Anyway, this was the mid 1980s. The only reason I knew anything at all about the existence of homosexuality was the scourge of AIDS. I graduated college and moved to Japan to try my hand at teaching English. While I was there some of the American teachers were passing around Alison Bechdel’s book Dykes to Watch Out For. I read it and things shifted in my head. At Thanksgiving the year I returned to the states, my sister brought up the subject.

“Yeah,” I said, “I know.”

One the one hand, denial is not just a river in Egypt. On the other hand, when it comes to family, it is a navigable river. I loved my sister, even if I didn’t understand her. End of story.

I am thinking of these things in part because of an experience I had the other day shopping downtown. (I know you’ve been thinking, “When are we getting to the hat? I came here for the hat!” Fear not. The hat is coming.)

So last week I went to Downtown Crossing, the shopping district in Boston, looking for something—I don’t remember what. I passed the fenced-in hole in the ground that was all that remained of a burnt-out, torn-down, and otherwise hyphenated building. This week I went back (looking for cotton crew socks, unsuccessfully; don’t even get me started) and glanced up to see a thirty-story shiny highrise in the place where just last week I could have sworn there was still a hole.

I stopped in my tracks and took off my hat to gawk. Then I put my hat back on and looked across the street again: no building. Standing where I was across the street, the three-inch brim of my hat (the Henry Jones, from Goorin Brothers, Merry Christmas to me) just cut off my view of everything above the twenty-foot fence around the highrise construction site.

So I am thinking, when it comes to perspective and perception, you can’t help the twenty-foot fence society puts up, but you can choose to take off your hat.

Foregrounding/Backgrounding Identities


As I was pondering what to write for International Women’s Day, I recalled a conversation I had with my mom maybe fifteen years ago. I don’t remember what started the conversation, but I remember her saying that she was a woman first and a person second, and I could not fathom that order, nor could she comprehend my saying that I am a person first and a woman second.

Now, mind you, we are only twenty-five years apart. She is a Baby Boomer, born during World War II. I am part of the lost generation, born between the end of the Baby Boomer era in the early 1960s and before the Gen Xers got started in the mid-1970s. That decade, 1963-1973, was not coincidentally the heart of the Vietnam War. The fact that my father was born during the Great Depression is what separates me, and others from the same period, from the Gen Xers both of whose parents are usually Baby Boomers. Because of these things, I think that my siblings and I got a mixed bag of values. On the one hand I cannot waste food and I tend to hold onto things that might be useful far longer than I should because you just never know when you might need it and the money to replace it might not be there when you do. On the flipside, it is a lot easier for me to get used to new technological advancements than it is for people born even ten years before me.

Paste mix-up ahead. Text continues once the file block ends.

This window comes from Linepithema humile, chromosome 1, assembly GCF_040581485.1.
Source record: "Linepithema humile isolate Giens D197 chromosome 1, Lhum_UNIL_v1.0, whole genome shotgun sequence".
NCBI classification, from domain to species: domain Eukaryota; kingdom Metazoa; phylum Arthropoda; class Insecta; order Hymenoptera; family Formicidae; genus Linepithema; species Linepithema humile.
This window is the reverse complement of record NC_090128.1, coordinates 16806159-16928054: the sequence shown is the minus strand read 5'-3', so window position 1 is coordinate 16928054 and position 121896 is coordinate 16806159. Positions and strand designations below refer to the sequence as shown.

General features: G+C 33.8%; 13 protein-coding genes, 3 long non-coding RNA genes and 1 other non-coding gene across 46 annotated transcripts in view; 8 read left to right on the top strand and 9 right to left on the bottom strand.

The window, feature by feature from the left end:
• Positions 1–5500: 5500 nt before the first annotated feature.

From the perspective of popular culture, this period had some powerful influences at work in terms of the portrayal of values. People born when I was started watching Andy Griffith (1960-1968) on television and ended up watching the early years of MTV (1981~). During this time gender roles were being questioned. Before this period, you had shows like Leave It to Beaver (1957-1963), with the suburban nuclear family and stay-at-home-mom who actually wore dresses to do housework; after, you have The Bionic Woman (1976-1978), with a cybernetic woman-turned-spy. Although a lot of the cultural questioning got shut down by the backlash of the 1980s, the effect of what came before remained. What is seen cannot be unseen.

Anyway, this is how I usually try to explain to myself how I came to see female as a fairly neutral term and gender roles as being a generational glitch rather than a God-given hierarchy. It helps that my parents treated my brother and sister and me pretty much the same and told us all we could do whatever we wanted in life. They didn’t bat an eye when my sister and I turned out to be good at Olympic-style target rifle or when my brother joined the cheerleaders (in order to, as it turned out, meet girls, since the cheerleaders for his all-boys Catholic high school went to my all-girls Catholic high school).

It probably also helps that I am white, because I suspect seeing any label as being potentially neutral is going to be a lot easier if what society sees as your primary label is privileged. Similarly being Christian (although for the first forty years Roman Catholic, which can have repercussions) and assuming I was purely heterosexual probably also made it easier not to question labels. And humans so love labels in part because they make it clear who is in and who is out, who can act in the space and who can’t. And sometimes, not knowing what you “can’t” do enables you to do it and then wonder what all the fuss was about.